VIDEO: Tour of Britain stage ‘fantastic day for Northumberland’

The leader of Northumberland County Council has spoken of his delight after today’s stage of the OVO Energy Tour of Britain.

During the 211km Kielder Water and Forest Park to Blyth stage, the riders also went through Rothbury, Alnwick, Belford, Bamburgh, Warkworth, Widdrington, Morpeth, Choppington, Bedlington and Seaton Delaval, among other towns and villages.

Riders go through Morpeth during today's Tour of Britain stage. Picture by Doug Harrison.

Riders go through Morpeth during today's Tour of Britain stage. Picture by Doug Harrison.

In some of these places, fun activities were organised for adults and children to enjoy.

County council leader Peter Jackson said: “We’ve had the most fantastic day in Northumberland – it was great to have our own dedicated stage of the Tour of Britain.

“The towns and villages that the bike race went through have put in a fantastic effort to support this event.

“This was an excellent example of the county’s drive to promote itself and showcase to the wider world what wonderful places we have in our county to visit, the coastline that we have and the classic houses that we have in order to help attract tourist to the area.”

Elia Viviani won the stage, but not without controversy as Edvald Boasson Hagen was initially declared the winner, before being relegated to the back of the main field for deviating in the sprint.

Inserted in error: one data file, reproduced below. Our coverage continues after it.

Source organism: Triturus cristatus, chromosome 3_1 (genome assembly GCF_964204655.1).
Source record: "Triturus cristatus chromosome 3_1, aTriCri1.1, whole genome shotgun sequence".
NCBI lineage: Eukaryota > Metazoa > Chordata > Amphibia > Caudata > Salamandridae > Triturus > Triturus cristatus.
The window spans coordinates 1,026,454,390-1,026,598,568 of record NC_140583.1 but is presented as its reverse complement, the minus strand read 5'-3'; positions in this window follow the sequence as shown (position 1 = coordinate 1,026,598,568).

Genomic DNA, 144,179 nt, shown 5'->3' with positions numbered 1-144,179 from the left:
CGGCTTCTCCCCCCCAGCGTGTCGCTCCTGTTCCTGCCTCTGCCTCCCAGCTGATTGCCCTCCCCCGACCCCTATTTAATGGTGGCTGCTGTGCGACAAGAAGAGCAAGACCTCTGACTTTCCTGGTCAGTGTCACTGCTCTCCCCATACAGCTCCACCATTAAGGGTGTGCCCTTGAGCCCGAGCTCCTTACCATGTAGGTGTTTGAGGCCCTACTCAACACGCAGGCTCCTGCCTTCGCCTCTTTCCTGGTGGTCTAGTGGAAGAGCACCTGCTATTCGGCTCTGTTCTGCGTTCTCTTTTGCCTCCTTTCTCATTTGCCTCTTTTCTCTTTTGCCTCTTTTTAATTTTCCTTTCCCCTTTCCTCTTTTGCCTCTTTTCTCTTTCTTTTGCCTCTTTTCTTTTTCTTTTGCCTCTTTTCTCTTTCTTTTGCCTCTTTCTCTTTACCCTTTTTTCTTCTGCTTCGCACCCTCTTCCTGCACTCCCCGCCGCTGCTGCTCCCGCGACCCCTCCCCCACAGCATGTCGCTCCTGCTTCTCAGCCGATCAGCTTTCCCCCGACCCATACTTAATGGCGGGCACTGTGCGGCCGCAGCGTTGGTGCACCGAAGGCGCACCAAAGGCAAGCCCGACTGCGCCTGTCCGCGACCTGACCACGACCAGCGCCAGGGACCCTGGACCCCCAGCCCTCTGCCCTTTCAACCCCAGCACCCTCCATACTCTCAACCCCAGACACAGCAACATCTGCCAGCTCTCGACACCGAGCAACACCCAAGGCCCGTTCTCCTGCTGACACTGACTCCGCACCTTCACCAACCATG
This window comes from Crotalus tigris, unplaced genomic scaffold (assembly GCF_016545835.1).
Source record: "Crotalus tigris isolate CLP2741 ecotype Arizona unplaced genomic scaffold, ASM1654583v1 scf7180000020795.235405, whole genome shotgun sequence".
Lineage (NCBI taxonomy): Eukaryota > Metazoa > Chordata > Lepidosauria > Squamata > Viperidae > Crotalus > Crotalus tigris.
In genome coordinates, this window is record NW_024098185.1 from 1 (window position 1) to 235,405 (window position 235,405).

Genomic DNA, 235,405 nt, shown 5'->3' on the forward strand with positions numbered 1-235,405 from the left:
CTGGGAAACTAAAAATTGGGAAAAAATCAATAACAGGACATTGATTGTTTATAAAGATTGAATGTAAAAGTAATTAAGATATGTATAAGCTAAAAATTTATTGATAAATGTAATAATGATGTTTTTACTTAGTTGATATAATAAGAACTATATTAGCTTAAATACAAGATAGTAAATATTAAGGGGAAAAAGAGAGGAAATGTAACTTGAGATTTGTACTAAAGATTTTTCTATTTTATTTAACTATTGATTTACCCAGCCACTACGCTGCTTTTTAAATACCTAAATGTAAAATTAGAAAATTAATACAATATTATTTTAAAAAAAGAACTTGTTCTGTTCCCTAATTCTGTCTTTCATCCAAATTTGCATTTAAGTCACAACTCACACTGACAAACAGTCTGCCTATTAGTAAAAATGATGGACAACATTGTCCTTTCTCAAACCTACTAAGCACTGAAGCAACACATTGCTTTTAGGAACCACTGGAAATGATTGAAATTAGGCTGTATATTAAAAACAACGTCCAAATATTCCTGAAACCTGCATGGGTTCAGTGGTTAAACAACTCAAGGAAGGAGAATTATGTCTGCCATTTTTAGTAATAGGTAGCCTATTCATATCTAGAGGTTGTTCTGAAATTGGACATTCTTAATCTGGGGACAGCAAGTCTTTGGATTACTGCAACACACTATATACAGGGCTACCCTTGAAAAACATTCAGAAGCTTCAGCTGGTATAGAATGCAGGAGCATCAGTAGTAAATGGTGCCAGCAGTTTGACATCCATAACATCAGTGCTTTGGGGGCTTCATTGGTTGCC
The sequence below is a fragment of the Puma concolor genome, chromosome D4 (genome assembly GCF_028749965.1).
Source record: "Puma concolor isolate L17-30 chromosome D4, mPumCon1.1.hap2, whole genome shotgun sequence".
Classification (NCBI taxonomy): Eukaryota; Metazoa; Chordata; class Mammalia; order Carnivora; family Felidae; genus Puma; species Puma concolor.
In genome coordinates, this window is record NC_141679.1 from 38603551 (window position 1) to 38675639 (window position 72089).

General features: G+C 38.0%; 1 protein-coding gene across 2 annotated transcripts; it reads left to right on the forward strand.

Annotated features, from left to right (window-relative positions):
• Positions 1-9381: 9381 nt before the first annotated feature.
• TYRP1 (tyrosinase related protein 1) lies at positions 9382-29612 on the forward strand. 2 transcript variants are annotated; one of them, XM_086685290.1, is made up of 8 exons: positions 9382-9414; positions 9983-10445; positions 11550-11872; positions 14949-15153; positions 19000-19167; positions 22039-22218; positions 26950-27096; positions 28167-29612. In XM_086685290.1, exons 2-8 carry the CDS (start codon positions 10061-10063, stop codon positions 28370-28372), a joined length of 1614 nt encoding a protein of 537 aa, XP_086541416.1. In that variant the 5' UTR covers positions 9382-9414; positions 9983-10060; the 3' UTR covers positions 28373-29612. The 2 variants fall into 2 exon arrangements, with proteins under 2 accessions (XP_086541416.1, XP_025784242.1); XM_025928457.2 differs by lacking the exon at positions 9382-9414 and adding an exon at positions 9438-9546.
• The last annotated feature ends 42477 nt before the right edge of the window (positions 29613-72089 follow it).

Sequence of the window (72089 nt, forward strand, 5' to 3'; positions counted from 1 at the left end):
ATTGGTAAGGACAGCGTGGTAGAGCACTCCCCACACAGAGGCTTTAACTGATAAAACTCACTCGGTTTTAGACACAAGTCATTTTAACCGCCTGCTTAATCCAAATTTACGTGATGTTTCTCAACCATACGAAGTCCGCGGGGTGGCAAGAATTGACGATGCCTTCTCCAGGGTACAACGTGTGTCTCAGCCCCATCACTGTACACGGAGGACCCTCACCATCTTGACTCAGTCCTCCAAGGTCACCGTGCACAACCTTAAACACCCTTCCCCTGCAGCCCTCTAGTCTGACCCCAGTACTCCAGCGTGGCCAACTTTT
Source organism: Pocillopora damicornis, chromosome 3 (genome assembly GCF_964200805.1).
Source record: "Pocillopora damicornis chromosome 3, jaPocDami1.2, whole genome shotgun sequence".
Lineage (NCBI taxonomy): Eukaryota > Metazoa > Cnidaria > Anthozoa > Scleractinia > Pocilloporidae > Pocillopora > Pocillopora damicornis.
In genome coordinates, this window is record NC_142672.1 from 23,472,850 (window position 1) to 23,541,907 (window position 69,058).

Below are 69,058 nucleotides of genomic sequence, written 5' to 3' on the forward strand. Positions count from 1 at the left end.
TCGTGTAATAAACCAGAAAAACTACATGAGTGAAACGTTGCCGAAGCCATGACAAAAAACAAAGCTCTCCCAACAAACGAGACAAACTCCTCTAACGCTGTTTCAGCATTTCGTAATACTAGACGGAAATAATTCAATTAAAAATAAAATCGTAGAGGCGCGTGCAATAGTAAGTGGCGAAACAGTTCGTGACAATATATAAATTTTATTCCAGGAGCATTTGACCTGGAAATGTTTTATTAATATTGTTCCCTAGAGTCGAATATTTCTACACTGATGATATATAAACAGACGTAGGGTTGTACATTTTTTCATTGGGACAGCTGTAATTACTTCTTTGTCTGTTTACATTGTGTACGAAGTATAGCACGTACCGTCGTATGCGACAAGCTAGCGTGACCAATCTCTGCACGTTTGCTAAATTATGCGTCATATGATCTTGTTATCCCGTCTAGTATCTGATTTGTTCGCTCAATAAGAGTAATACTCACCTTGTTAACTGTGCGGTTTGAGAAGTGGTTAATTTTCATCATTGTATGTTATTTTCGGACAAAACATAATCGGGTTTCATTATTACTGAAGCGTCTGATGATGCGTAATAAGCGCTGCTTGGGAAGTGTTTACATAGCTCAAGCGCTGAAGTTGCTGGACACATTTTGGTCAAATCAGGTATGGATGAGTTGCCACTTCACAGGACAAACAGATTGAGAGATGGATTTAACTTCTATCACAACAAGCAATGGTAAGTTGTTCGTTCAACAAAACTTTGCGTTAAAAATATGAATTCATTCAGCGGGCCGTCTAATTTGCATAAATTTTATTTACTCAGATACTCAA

Viviani had crossed the line second behind the Norwegian, but Team Sky lodged a protest after the Dimension Data rider moved to his left in the sprint and was adjudged by the race jury to have impeded the Italian.

Boasson Hagen was conciliatory after the finish, acknowledging that he had unintentionally moved across on the run to the line in Blyth.

Having started the initial breakaway in the Northumberland National Park area, once the race was heading down the Northumberland coastline into Blyth it was Matt Holmes again who put in numerous attempts to get away as the peloton bore down on them.

The Madison Genesis man went clear as they made their first passage of the line in Blyth, and held on as far as the Eisberg Sprint in Seaton Sluice before being caught.

At that instant, Quick-Step Floors’ Philippe Gilbert took up the reigns, threatening to hold off the peloton on the run back to Blyth, but was reeled in by the Sky and Dimension Data-led peloton to set up the thrilling, but controversial, sprint to the line.